7. Journalize business transactions using multicolumn journals.
8. Journalize adjustments of prepaid (deferred) expenses as assets or expenses, of prepaid (deferred) revenue as liabilities or income, and of accrued expenses and accrued revenue.
9. Prove and rule journals.
10. Prepare a post-closing trial balance.
11. Journalize entries in a voucher system.
1. Complete various basic business-related tax forms, such as 941, 940, payroll, etc.
2. Identify differences between pretax financial income and taxable income.
3. Identify special issues related to deferred income taxes, explain the effect of various tax rates on deferred income taxes, and describe their presentation in financial statements.
4. Differentiate between taxation at personal and business levels, including tax-planning strategies.
5. Calculate federal income tax expense, record the adjustment, and complete the corporate worksheet.
6. Identify the basic differences between Generally Accepted Accounting Principles (GAAP) and tax law.
7. Distinguish between tax avoidance and tax evasion.
8. Evaluate accrual methods, inventory methods, and depreciation options to determine tax effects.
9. Analyze current business decisions to determine the impact on taxes.
1. Calculate earnings at an hourly and piece rate; and on a salary, commission, and salary/commission basis.
2. Calculate and journalize deductions including federal income tax, social security tax, Medicare tax, state income tax, and other deductions to determine net pay.
3. Calculate and journalize employer’s payroll taxes (e.g., social security, Medicare, federal unemployment, state unemployment) and employee benefits paid by the employer.
4. Prepare payroll checks and vouchers.
5. Record payroll earnings and deductions in a payroll register.
6. Maintain employee earnings record.
7. Complete federal and state employment tax forms such as W-4, W-2, quarterly reports, and unemployment tax forms.
1. Explain the importance of an inventory system and its valuation.
2. Determine the value of inventory using various costing methods, such as LIFO, FIFO, or Weighted Average method.
3. Estimate the cost of inventory using the retail and the gross profit methods.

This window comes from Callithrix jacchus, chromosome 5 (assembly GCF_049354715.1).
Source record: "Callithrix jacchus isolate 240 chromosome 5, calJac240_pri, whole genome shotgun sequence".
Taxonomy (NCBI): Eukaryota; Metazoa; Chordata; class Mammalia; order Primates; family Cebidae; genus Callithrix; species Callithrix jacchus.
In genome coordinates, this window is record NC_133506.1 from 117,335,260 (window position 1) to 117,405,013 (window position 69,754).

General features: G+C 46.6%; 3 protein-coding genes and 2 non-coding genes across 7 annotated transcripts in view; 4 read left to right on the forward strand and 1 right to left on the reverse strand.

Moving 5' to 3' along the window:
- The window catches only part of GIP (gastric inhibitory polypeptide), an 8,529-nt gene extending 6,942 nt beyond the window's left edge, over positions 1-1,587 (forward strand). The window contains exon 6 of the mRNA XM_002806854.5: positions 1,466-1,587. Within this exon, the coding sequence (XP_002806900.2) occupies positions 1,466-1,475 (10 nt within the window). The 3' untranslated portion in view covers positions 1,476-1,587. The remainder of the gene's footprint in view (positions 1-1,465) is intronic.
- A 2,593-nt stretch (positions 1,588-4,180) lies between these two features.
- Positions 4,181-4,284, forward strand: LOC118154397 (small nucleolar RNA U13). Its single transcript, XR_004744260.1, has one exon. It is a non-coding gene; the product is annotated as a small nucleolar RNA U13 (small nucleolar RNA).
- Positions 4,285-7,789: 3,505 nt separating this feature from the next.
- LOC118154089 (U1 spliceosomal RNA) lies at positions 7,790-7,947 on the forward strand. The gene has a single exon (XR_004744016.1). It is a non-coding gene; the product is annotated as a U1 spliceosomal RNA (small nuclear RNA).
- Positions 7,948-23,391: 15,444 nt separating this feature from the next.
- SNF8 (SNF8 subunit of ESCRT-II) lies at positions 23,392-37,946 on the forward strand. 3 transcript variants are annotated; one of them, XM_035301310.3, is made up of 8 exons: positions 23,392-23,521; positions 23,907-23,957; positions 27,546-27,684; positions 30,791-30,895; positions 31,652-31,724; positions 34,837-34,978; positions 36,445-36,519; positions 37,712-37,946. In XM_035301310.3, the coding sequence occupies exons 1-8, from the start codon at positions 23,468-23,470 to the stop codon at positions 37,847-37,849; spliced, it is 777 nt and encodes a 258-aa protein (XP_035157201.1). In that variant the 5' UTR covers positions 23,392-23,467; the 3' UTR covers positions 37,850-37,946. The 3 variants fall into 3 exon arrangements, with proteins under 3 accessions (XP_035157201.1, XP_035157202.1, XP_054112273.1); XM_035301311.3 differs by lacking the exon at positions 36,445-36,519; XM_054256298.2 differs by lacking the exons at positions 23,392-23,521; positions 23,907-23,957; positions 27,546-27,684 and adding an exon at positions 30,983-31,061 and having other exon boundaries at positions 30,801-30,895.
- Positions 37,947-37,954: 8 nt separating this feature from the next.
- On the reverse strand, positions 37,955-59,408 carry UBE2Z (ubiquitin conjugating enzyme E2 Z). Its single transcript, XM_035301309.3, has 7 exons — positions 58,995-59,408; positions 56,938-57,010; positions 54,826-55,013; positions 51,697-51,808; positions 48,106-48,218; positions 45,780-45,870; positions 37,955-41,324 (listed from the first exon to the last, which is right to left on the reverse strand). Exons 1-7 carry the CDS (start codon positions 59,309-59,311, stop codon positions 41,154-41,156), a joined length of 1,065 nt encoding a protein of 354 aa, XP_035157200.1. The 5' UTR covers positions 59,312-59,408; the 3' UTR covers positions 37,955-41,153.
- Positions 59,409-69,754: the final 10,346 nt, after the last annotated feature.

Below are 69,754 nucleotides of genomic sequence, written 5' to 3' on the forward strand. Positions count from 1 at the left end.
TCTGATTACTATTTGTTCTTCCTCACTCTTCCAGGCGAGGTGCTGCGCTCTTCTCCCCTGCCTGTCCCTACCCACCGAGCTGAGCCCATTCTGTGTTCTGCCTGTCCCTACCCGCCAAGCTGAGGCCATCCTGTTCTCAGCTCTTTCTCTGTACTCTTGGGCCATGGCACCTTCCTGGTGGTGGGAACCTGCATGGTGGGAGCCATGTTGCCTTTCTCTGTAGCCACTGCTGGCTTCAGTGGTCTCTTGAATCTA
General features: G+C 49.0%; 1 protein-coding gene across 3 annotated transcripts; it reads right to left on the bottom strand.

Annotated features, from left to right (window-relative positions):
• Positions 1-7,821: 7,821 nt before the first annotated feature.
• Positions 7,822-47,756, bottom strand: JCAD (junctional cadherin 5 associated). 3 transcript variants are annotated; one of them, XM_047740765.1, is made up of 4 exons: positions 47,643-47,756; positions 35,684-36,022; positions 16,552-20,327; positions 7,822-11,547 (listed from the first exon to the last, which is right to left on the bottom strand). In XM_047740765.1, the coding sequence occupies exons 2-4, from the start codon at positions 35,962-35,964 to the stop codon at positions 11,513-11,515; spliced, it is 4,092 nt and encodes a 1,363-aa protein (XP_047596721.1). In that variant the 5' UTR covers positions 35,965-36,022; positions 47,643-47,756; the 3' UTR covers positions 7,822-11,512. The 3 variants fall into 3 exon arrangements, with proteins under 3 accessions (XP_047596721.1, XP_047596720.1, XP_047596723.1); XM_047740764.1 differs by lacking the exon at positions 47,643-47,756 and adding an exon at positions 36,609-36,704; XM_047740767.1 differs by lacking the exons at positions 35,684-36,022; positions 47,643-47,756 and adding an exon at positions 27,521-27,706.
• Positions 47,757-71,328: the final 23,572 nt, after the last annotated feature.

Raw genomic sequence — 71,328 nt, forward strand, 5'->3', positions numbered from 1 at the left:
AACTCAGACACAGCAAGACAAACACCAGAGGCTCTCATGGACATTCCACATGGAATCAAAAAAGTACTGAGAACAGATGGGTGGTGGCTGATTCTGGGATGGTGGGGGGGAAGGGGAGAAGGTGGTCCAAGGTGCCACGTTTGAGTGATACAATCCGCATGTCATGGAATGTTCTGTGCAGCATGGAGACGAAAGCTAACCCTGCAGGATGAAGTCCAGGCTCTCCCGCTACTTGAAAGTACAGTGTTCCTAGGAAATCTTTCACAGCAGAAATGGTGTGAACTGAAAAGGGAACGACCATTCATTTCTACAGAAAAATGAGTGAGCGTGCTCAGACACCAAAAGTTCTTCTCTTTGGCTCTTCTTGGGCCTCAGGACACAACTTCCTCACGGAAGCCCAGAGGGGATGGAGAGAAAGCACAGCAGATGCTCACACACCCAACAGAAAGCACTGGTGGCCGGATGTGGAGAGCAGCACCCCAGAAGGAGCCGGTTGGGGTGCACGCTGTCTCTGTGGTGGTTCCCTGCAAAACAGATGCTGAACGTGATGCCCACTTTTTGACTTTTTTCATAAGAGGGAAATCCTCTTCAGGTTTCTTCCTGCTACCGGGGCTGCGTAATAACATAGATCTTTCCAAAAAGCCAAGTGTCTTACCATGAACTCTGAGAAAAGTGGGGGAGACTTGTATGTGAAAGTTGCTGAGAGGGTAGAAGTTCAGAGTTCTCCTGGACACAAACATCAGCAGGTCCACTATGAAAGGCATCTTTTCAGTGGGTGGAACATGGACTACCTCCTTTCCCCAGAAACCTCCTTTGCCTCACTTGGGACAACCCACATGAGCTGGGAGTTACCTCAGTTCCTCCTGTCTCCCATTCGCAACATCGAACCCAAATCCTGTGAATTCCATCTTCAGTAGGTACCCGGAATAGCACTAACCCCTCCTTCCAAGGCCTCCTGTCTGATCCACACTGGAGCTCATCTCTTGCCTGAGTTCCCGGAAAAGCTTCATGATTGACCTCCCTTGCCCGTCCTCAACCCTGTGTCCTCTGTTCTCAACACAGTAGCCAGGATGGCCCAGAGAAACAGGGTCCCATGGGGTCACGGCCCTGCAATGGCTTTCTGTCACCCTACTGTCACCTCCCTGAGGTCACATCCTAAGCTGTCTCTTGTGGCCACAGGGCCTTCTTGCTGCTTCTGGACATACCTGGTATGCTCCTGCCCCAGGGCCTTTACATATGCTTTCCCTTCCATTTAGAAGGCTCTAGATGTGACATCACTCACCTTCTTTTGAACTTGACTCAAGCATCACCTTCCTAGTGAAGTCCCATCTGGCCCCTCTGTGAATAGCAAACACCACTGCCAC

4. Calculate and analyze merchandise turnover ratio.
5. Determine costs of obsolete inventory and/or materials.
Plant Assets and Depreciation
1. Explain the need for recording the depreciation of assets.
2. Calculate and journalize annual and partial-year depreciation for plant assets using straight line, sum-of-the-year’s digits, declining balance, production unit, MACRS, and depletion of natural resources.
3. Record disposition of plant assets through buying, selling, or trading.
4. Explain, compare, and analyze various depreciation methods and their effect on the value of assets.
5. Identify property, plant, and equipment assets; and record their initial costs.
1. Define terminology related to departmentalized accounting.
2. Analyze and journalize departmental purchases/cash payments and sales/cash receipts in special journals and posts to ledgers.
3. Create a departmental statement of gross profit, financial statements, and end-of-period work.
4. Prepare and maintain payroll records for a departmentalized business.
5. Journalize and post adjusting and closing entries for a departmentalized business.
6. Apply appropriate software to maintain departmentalized records.
1. Describe the importance of integrity, confidentiality, and high ethical standards in preparation of financial statements, and in interpretation and use of data.
2. Explain the importance of ethical business decisions.
3. Adhere to financial laws and regulations and to established company rules, regulations, and policies.
4. Utilize security measures to minimize loss and to create trust (e.g., maintain data security, develop strategies to protect data).
1. Identify the characteristics of a partnership and the steps for forming a partnership and admitting new partners.
2. Create financial statements for partnerships including end-of-fiscal-period worksheet, income statement, distribution of net income statement/owner’s equity statement, balance sheet, adjusting and closing entries, and post-closing trial balance.
3. Apply appropriate accounting techniques for the formation, allocation, and distribution of earnings and dissolution of a partnership.
Economics & Personal Finance
Business Management & Administration
Government & Public Administration
Marketing, Sales, & Service